Brainwashed Britain: The queue in the cafe

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The first chain of cafes in Britain was established in 1894 by J. Lyons and Co., epitomised by the huge Lyons Corner Houses, some of which opened 24 hours a day and employed over 400 staff. In those days everyone drank tea; coffee was just a silly American affectation. Today we all drink coffee and the silliness is not the drink but the tyrant queue.

The notable feature of the Corner Houses of the first decades of the 20th Century was that when you arrived a prim waitress (they were called “Nippies”) showed you to your table. You found it suitably laid with a clean tablecloth and starched napkins and the waitress took your order, neatly writing it down with a pencil in a little notebook. She might even have taken your coat. J. Lyons required his waitresses to be unmarried and they were selected on their deportment, the condition of their hands, their ability to add up and their competence at handling crockery; as you can imagine they were hugely popular in pre-war Britain. And while you waited for the kitchen to brew the tea you rested your legs and smiled generously at the other patrons of the cafe. It was a civilised experience by all accounts and it didn’t matter how long it took because you didn’t care.

Customers enjoying afternoon tea at Lyon’s Corner House on Coventry Street, London, 1942

J. Lyons Corner Houses epitomise pre-war Englishness, but while they were serving their nice little cucumber sandwiches to the middle classes they were secretly plotting a revolution: they were amongst the first in Britain to introduce cafeteria-style service. Tea or coffee, it doesn’t really matter, does it? What we are actually paying for is the seat in a comfy chair, just like they were in the 1930s, but these days we often spend more time in the queue than sitting down to drink.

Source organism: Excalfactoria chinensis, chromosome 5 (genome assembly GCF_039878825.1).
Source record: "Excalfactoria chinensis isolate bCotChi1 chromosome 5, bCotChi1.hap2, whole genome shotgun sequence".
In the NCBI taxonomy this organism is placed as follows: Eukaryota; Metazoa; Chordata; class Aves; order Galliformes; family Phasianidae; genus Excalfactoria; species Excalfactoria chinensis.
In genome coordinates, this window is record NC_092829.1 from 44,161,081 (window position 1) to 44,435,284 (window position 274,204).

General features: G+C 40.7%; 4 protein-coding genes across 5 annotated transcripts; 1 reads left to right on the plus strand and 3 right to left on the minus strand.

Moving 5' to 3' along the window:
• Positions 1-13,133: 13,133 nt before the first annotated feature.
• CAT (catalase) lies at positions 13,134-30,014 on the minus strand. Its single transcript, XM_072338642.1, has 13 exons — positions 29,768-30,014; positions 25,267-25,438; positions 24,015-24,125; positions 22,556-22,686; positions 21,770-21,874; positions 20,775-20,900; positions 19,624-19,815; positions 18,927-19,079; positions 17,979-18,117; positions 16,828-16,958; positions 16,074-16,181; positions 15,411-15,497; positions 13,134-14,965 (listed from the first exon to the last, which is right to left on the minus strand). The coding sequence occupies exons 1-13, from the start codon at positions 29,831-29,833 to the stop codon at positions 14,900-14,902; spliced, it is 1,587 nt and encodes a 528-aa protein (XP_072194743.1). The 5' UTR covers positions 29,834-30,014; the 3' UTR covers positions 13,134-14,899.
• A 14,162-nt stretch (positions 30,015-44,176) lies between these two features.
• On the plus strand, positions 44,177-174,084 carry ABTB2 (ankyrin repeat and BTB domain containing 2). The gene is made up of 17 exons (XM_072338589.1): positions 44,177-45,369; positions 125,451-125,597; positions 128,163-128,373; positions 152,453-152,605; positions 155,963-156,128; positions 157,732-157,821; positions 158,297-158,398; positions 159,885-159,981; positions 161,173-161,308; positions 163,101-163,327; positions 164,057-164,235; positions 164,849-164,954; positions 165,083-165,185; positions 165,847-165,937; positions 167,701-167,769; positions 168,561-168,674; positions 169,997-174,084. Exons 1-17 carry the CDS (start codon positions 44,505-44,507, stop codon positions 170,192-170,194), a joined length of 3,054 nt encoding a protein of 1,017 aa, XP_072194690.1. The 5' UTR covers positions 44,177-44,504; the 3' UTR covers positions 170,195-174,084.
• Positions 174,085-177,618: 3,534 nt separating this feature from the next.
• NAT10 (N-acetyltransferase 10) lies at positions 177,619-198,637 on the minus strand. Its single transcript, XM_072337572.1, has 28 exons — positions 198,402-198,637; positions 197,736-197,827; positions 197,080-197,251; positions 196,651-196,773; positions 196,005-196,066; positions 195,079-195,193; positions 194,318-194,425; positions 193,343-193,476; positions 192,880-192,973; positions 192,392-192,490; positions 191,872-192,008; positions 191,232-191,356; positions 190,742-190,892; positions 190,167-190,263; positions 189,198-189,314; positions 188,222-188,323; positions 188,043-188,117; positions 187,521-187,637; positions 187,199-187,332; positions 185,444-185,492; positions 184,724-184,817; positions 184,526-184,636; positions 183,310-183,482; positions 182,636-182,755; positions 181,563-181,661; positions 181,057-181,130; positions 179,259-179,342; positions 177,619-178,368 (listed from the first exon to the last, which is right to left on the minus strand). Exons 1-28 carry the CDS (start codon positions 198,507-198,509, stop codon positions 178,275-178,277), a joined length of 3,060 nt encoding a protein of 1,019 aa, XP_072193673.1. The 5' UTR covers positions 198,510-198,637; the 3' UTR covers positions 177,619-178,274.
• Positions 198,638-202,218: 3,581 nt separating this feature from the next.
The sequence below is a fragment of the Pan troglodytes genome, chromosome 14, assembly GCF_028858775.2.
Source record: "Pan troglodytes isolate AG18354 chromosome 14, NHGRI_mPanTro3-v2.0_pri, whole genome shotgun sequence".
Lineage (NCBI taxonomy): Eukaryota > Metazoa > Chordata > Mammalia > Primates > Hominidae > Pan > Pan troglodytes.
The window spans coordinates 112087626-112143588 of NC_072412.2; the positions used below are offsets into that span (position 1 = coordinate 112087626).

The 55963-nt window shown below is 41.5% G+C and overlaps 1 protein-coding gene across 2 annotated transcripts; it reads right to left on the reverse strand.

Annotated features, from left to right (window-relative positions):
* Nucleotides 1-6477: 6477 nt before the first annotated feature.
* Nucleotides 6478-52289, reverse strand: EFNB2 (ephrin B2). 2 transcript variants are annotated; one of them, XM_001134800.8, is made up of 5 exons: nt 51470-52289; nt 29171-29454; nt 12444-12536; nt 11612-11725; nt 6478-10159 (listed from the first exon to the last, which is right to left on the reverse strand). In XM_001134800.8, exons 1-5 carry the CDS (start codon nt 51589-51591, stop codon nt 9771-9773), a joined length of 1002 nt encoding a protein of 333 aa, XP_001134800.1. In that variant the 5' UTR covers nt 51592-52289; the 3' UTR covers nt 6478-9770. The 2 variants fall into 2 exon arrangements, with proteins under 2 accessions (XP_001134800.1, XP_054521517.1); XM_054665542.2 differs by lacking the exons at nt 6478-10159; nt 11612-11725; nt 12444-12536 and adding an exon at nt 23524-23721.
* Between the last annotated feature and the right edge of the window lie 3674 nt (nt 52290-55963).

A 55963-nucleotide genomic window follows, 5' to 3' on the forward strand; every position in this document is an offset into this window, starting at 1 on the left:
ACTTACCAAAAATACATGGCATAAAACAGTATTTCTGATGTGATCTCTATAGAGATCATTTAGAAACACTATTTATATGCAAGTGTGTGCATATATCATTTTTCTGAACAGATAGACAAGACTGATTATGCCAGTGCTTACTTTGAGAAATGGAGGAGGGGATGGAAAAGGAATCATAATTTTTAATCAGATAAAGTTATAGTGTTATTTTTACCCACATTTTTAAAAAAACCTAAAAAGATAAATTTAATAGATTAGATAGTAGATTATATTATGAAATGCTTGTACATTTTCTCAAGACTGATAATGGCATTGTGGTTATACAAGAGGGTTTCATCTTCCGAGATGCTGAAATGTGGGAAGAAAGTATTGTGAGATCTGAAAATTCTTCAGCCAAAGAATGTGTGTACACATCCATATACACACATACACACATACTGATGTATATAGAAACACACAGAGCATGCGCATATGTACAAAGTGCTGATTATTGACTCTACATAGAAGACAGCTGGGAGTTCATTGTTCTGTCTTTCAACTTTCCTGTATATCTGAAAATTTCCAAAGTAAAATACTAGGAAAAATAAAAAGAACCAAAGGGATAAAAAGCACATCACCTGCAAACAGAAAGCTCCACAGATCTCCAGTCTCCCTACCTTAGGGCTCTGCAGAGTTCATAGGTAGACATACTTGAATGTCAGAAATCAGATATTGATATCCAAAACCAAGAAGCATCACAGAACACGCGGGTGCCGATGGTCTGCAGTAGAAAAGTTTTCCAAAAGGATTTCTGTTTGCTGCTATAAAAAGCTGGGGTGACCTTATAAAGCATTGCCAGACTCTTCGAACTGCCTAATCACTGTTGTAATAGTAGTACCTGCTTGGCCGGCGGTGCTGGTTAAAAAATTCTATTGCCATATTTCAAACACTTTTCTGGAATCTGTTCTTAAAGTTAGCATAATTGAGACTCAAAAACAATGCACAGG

We do this because we have been brainwashed to worship monstrously over-engineered stainless steel kettles that whir, fizz, gurgle and spit out steam at an over-hyped victim of a zero-hours contract compensated by a minimum wage, who has been given a ridiculously pretentious title suggesting non-existent skills and a hint that their job is somehow better than working at McDonald’s. Then, because this multinational chain makes more money by employing fewer people, we carry our own overfilled cups of ludicrously named coffee back to a cramped table, littered with someone else’s detritus, hanging our coat on the back of a chair and so making the cafe looks less like a pleasant sitting room and more like a bus station waiting room. Then we look around at the neglected, dejected, sad and weary customers and forget why we came to this place in the first place. We hurriedly drink up and get out – which of course is exactly what Costa want us to do.

At home, I prefer coffee made in a cafetiere, which has both the advantages of speed and convenience. On the other hand, filter coffee is perfectly adequate and can be made in quite large quantities. Even instant coffee, invented in 1881 by Frenchman Alphonse Allais, has its advocates. I’d be happier with an instant instant than a slow cappuccino, any day. If you care so much about coffee then make it at home, but please don’t queue up in front of me. In John Lewis today I waited patiently in line for over ten minutes for an Americano that tasted exactly the same as one from their machine in Waitrose, which takes two minutes at most.

If I were to open a cafe the first thing I’d do would be to get rid of self-service and bring back the Nippies. And if that didn’t work I’d go for a kettle on each table with a selection of teabags and a jar of Nescafé.